As hurricane Harvey leaves a trail of misery across the US there is growing concern that climate change could have a material impact on future real estate prices. It is only 25 years ago that hurricane Andrew created an estimated $15 billion in insured losses. This was not only a wake-up call for the insurance companies but it changed the way they assess their exposure to weather-related incidents. We have also seen a material impact in property located on lower ground and property located on higher ground. According to the Florida International University there is already evidence that higher standing areas of Miami are becoming more popular as concerns about rising sea levels hit the market.
Climate change is not new
On a regular basis the US has been hit by extremely powerful hurricanes which have caused havoc and cost billions of dollars. While many investors may have short memories and are “willing to take the chance” of acquiring property which may be impacted by climate change, the insurance companies have had enough. There are already predictions that parts of Miami Beach could see sea levels rise by up to 5 feet by the end of the century. With the predictions also suggest that a staggering $23 billion worth of existing Miami Beach property could be underwater by 2050.
Even though the Miami authorities have invested billions of dollars into an ambitious defence programme there are concerns about the chances of fighting nature. New powerful pumps, raised roads and other defence mechanisms have already been put in place but will it be enough?
The US is not alone
If you look towards countries such as the UK we have seen unprecedented flooding in recent years and let’s not forget the Thames Barrier which protects London. Climate change has been catching up on the world of real estate but it looks as though the changing views of the insurance companies could prompt an array of property revaluations in years to come. It is all good and well taking a chance acquiring a “cheap” property on a floodplain but what happens if you cannot insure the property?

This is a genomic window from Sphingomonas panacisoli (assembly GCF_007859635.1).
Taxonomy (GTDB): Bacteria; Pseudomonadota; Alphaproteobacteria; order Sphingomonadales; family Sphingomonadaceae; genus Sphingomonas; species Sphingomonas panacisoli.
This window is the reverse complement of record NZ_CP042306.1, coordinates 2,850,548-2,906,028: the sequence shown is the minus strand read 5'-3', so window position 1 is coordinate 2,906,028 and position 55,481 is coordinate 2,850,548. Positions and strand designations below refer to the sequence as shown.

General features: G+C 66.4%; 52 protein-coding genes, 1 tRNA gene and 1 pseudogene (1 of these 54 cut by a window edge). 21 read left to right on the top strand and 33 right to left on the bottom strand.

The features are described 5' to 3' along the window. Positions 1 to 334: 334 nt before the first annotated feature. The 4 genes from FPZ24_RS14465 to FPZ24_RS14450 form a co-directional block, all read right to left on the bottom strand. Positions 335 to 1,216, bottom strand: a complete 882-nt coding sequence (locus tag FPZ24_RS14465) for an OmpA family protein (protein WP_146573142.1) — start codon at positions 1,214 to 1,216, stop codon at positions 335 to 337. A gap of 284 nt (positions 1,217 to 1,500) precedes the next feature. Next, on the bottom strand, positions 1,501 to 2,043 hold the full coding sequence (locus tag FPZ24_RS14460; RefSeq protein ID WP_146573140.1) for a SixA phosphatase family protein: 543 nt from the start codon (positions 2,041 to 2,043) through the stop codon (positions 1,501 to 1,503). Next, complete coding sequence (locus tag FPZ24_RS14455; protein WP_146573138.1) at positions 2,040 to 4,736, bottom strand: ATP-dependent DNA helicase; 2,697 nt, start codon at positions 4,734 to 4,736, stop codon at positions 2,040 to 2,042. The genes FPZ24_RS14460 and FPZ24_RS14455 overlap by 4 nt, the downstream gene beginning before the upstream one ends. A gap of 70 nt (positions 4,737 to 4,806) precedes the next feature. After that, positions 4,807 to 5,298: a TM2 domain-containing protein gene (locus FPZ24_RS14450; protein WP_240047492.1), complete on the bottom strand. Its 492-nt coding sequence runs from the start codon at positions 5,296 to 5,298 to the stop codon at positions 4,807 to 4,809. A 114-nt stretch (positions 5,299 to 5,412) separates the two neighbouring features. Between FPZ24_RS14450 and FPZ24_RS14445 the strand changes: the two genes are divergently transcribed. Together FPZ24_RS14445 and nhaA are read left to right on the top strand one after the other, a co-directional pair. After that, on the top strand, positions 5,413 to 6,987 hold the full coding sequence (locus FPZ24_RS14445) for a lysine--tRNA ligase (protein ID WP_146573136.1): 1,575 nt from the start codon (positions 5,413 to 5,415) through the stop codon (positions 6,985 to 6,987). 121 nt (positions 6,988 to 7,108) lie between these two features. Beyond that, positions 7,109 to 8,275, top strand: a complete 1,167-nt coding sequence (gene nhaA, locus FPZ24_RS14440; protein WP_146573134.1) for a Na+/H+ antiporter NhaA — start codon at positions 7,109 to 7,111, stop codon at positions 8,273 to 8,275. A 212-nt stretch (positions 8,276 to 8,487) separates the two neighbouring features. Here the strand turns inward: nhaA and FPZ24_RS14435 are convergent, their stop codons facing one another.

The subject of climate change is extremely controversial and has both supporters and critics who are dedicated to the cause. There is no doubt that we have seen significant climate change over the last century and perhaps politicians are not being wholly truthful with the electorate. Many of those on both sides of the argument have ulterior motives, often exaggerate the consequences and all parties like to muddy the water.
At the end of the day, financial instruments such as insurance policies are offered by financial companies who have extremely complicated valuation models on which they base their premiums. While some insurance companies are not against milking the situation and concerns about rising sea levels the fact is that the industry as a whole is more concerned today than ever. What began as a slow walk to higher ground for many in areas such as Miami is becoming an ever more crowded road. Investors are trying to eliminate as much “chance” attached to their investments as possible. Once the “hot money” begins to leave the low-level areas, so popular in years gone by, the real estate market could quite literally be tipped on its head.